Building a Slack app; Starting to Shipping in, like, an hour.

Building a REST API using Node.js, deploying to Heroku and accessing it from a slash command within Slack.

The scene.

I am a software engineer, and outside of my love for cats and my wife, I enjoy building applications of all sorts. So I figured I could probably knock some sort of tech together as a fun gift, and as we have a Slack workspace, I decided to build a little app so we could share pictures of our cats. 🐈

It was surprisingly easy. Really easy.

The real thing. Featuring Daisy, a cat.

You will need:

Building your app:

Write a Rest API in node.js -> Test it with Postman -> Create a Heroku App -> Push code to GitHub -> Deploy to Heroku -> Set up your Slack app and slash command -> Eat cake 🎂

If all goes well you should get something like this at the end:

Some of the steps aren’t entirely necessary — you could just fork the repo, link it to Heroku and then to Slack. But as this is somewhat of a tutorial, it’s probably best to do the bits in between — running the API locally, checking it works etc, otherwise when you come to want to mess around with it, it’ll be easier said than done.

1) Write a Rest API in node.js

https://github.com/thomasparsons/hello-world-slack-bot

I made you a repo to fork, you can change this as much as you like. Or not. For this demo, you can leave it as is — as I’ll be referring to it throughout. So you know, make your life harder if you wish.

This is a simple/slack/hello-world REST endpoint, that when POSTed to returns back an appropriate response, and is about as simple as it can be. When you hit an endpoint (be that via Slack, Postman, Curl, GraphQL anything) you’ll get a response back. In this case, it’s set up to be a response that Slack can read and translate into a message to the user.

This isn’t a tutorial on how to write node.js or slash commands, there are plenty of those out there. I’ve even linked some at the bottom of this article.

2) Test locally with Postman

Go to Postman, create a new request, set the HTTP method toPOST and the URL to: localhost:5000/slack/hello-world, hit send, and unless you changed it already (I did warn you), your response should be like this:

{
"attachments": [
{
"color": "#000000",
"text": "hello world!"
}
],
"response_type": "in_channel"
}

If you wanted to develop your API a little more, run it locally and test it with Slack; then ngrok is a great tool for this (this article goes into much more detail on this subject).

You can also write tests against the responses of your API requests within Postman too, which can be useful for developing this further.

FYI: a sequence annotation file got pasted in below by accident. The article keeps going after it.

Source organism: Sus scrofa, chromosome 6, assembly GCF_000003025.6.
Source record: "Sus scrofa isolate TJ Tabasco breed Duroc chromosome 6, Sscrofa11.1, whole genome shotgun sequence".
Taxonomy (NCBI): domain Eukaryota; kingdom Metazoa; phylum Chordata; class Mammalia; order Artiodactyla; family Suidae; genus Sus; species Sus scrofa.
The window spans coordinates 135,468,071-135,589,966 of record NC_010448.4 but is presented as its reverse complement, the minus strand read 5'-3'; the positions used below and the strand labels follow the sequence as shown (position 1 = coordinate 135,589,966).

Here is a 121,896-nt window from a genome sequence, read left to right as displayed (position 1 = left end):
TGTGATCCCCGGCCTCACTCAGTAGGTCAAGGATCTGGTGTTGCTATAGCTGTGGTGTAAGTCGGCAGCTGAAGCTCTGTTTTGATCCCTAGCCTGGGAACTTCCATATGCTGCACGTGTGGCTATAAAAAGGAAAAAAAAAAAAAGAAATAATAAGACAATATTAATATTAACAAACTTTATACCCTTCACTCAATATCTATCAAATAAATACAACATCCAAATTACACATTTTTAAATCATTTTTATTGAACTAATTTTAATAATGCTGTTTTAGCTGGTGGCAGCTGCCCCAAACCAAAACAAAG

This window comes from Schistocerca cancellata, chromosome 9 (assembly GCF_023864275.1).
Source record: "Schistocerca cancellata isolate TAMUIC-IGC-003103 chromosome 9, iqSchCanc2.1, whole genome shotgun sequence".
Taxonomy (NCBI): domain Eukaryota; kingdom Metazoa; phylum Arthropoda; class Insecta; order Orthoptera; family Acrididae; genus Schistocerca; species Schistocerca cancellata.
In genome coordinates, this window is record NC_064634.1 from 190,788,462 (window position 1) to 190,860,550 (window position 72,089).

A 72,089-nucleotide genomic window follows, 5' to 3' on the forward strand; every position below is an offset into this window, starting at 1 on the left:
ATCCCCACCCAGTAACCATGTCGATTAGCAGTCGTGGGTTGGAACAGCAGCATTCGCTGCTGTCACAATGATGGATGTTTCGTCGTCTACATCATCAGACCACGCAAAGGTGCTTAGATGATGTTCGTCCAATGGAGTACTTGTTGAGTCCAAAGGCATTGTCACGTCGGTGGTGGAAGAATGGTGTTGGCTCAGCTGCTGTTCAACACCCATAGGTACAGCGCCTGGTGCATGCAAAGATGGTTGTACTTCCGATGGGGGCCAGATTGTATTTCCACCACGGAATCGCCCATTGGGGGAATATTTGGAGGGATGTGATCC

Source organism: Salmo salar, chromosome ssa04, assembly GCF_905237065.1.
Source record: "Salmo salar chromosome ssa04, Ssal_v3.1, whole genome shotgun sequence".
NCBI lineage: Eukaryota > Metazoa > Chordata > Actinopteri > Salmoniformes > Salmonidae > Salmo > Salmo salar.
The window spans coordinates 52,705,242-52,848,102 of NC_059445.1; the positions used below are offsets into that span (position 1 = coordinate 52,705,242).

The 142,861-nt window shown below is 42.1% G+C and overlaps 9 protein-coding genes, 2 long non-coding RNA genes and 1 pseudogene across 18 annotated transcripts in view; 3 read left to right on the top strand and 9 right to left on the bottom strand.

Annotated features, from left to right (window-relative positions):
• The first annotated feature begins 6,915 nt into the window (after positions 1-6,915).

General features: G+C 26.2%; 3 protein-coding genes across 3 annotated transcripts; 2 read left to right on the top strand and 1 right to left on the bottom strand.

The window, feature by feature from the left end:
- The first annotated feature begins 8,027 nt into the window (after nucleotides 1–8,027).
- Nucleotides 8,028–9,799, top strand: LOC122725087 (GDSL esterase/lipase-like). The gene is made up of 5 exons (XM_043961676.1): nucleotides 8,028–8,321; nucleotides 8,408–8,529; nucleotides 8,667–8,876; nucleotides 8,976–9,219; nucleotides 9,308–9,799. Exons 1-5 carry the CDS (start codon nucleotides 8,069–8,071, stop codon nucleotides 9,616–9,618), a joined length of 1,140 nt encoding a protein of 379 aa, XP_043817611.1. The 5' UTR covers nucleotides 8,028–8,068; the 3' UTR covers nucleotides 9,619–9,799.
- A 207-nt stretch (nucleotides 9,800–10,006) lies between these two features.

Postman. Reliable, unlike a real Postman.

3) Github -> Heroku

In Heroku, create a new application, and when prompted, set your deployment method to GitHub. You may be asked to authenticate, do that. Finally, select the appropriate repo.

This will link your newly made repo up with the Heroku app.

You will need to hit “Deploy” the first time. I’ve set mine to auto-deploy on push to master. This way, you don’t really need to touch Heroku again unless you want to see logs or whatever.

At this point, once it’s deployed, check your rest API in Postman against your Heroku URL https://{your-url}.herokuapp.com/slack/hello-world — you should get the same response as you did locally.

If you’ve had problems here, i.e. a 503, it’s worth noting you need a Procfile for Heroku. The Heroku logs are useful and will be your best place to start tracking down any problems. (There is a Procfile included in the repo provided)

ooh, fancy gif of doing that thing

4) Slack slash commands

Be more creative than me, please.

Create a new slack command — this will be linked to your Heroku API — specifically your URL https://{your-url}.herokuapp.com/slack/hello-worldwhich will essentially do the same thing you’ve done on Postman, only now, it can be triggered within your workspace!

(Don’t forget to link it up to your workspace)

Enjoy!

See, I said it was easy. And in less than an hour? Maybe? You might have eaten some cake first, but that’s your choice.

This is a super basic version of what can be done with these tools, play around, develop it further, make something cool, fun, useful, useless, anything.

Resources

I used this as a guide to starting — by @calvinkarundu

Heroku guide to integrating GitHub

Slack docs for setting up a slash command
Slack tool for building responses
Manage Slack Apps

Front End Tech Lead, you can find me on github @thomasparsons

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